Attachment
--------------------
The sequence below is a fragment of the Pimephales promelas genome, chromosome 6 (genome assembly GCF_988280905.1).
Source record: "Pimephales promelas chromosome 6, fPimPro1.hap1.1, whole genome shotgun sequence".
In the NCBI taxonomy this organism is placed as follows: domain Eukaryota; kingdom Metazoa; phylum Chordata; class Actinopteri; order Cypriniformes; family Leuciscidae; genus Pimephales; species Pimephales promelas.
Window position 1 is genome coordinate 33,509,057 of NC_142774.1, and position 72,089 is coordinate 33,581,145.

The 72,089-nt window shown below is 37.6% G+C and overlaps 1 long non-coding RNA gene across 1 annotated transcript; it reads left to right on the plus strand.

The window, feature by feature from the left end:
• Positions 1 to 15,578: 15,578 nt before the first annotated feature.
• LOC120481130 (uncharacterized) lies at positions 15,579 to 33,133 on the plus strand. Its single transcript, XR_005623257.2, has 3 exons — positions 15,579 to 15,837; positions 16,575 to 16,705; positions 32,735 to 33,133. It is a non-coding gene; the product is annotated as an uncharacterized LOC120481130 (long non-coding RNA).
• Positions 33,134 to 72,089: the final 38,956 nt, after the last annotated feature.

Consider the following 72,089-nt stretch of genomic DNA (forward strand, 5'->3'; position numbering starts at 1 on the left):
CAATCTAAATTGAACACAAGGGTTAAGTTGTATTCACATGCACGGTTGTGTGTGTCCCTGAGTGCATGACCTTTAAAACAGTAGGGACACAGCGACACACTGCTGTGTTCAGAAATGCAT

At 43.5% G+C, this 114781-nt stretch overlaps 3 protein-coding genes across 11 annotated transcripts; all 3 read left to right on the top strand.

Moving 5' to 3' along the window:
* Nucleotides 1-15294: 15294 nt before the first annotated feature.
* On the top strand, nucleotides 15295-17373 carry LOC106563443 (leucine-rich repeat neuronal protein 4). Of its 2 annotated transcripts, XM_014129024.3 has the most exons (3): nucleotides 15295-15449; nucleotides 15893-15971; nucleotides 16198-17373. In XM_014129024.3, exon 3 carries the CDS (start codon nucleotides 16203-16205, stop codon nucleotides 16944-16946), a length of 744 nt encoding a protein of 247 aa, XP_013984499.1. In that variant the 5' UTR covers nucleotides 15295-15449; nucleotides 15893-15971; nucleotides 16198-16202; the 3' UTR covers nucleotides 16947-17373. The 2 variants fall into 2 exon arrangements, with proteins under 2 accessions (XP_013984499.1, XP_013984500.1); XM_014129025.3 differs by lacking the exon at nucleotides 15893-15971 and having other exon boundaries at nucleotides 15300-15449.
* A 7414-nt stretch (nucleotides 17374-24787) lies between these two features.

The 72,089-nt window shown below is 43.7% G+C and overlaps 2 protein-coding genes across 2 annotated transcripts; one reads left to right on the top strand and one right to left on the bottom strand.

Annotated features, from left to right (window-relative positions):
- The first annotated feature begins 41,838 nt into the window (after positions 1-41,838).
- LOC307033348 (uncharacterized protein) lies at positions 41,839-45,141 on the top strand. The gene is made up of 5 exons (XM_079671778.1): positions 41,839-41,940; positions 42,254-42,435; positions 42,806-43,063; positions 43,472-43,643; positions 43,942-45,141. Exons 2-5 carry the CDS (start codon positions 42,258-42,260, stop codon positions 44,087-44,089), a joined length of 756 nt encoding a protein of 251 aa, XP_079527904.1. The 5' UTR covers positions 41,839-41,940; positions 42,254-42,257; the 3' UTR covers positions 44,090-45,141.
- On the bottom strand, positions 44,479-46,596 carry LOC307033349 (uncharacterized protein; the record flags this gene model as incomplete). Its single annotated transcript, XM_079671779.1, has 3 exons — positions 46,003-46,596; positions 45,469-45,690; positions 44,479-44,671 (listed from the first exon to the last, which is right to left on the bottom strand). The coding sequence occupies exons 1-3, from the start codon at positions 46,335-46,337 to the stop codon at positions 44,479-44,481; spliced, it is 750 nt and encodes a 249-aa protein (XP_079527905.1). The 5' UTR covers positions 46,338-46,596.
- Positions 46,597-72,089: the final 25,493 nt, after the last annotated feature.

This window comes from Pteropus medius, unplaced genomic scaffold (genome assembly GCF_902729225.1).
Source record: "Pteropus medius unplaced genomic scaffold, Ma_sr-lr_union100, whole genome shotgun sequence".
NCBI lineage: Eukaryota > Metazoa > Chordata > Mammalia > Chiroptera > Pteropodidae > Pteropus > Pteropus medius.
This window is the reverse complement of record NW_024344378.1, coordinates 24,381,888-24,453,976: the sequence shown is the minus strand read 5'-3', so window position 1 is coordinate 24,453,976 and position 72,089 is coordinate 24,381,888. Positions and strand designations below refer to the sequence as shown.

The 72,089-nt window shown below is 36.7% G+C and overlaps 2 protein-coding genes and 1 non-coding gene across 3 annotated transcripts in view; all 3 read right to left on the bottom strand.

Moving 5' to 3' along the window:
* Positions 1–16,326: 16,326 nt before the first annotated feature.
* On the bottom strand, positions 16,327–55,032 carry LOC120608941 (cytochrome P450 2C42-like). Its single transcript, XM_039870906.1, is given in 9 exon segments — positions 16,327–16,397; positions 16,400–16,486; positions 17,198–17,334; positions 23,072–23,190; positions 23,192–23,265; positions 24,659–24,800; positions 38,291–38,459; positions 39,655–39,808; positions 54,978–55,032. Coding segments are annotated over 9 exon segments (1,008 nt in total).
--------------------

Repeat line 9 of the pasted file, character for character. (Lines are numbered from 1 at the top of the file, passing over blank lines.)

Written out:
• Positions 33,134 to 72,089: the final 38,956 nt, after the last annotated feature.